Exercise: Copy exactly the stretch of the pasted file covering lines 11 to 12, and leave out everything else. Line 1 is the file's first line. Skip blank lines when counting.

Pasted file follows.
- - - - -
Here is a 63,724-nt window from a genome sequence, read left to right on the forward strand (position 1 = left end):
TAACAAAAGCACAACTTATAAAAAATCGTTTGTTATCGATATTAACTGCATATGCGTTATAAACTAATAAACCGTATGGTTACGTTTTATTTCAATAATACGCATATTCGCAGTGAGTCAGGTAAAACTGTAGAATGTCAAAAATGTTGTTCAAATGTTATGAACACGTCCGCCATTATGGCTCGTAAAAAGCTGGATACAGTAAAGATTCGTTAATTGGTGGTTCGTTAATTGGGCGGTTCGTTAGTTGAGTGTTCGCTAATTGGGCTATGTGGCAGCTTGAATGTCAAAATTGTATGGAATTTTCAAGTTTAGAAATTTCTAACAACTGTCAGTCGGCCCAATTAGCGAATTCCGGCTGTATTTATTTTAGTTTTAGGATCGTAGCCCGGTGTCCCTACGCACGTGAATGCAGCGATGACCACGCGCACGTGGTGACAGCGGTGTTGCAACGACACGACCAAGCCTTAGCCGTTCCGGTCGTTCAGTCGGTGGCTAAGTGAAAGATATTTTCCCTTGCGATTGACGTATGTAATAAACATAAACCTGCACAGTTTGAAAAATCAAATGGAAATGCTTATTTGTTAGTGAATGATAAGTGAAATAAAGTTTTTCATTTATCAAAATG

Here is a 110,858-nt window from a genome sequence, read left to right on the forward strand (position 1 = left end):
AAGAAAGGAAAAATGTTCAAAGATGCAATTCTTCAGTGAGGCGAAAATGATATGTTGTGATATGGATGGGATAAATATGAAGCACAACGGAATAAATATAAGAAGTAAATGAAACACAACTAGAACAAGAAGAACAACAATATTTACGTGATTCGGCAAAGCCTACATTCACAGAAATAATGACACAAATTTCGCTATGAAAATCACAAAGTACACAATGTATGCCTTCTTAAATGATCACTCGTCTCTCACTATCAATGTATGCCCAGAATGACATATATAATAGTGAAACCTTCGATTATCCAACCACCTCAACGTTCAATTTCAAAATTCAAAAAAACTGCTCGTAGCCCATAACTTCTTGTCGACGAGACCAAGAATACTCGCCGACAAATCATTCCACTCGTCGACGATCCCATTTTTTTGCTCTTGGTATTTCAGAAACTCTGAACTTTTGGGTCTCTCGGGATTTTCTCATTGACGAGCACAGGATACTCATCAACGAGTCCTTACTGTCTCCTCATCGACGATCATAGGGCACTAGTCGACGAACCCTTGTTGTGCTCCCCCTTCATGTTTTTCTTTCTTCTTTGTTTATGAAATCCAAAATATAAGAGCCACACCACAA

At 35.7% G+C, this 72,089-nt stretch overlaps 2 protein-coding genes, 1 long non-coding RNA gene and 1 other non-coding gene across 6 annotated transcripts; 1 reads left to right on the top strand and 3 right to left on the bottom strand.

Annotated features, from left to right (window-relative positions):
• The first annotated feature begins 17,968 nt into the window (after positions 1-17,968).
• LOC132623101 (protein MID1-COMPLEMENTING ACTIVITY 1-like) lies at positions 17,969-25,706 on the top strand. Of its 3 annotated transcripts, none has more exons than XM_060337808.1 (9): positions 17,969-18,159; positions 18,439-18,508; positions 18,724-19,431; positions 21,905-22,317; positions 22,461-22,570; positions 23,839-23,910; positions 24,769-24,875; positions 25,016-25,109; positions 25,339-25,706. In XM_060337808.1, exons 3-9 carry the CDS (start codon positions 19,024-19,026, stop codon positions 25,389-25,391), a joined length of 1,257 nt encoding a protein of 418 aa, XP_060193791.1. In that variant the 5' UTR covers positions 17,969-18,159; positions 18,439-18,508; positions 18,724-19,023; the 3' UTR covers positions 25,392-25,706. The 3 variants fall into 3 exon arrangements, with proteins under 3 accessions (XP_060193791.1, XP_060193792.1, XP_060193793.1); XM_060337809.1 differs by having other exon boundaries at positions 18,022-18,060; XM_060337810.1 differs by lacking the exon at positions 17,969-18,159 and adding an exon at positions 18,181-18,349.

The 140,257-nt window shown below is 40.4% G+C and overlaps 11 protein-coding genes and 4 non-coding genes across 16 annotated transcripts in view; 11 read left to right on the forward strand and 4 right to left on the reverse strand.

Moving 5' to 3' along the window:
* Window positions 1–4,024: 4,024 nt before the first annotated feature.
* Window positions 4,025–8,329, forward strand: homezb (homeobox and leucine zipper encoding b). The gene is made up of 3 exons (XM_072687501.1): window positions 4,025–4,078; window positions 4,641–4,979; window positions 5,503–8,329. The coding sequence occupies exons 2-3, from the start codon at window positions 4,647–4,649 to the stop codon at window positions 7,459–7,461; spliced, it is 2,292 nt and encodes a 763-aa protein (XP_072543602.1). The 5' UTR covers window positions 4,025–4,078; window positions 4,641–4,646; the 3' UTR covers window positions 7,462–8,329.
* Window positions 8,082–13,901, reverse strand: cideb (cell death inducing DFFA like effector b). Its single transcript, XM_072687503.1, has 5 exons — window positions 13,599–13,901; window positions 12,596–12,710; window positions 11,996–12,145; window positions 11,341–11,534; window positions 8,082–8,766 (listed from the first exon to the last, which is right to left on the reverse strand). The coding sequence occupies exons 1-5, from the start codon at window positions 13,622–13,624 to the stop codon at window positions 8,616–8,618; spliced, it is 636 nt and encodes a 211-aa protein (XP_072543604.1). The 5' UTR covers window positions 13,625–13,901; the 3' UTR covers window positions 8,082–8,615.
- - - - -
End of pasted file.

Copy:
* Window positions 1–4,024: 4,024 nt before the first annotated feature.
* Window positions 4,025–8,329, forward strand: homezb (homeobox and leucine zipper encoding b). The gene is made up of 3 exons (XM_072687501.1): window positions 4,025–4,078; window positions 4,641–4,979; window positions 5,503–8,329. The coding sequence occupies exons 2-3, from the start codon at window positions 4,647–4,649 to the stop codon at window positions 7,459–7,461; spliced, it is 2,292 nt and encodes a 763-aa protein (XP_072543602.1). The 5' UTR covers window positions 4,025–4,078; window positions 4,641–4,646; the 3' UTR covers window positions 7,462–8,329.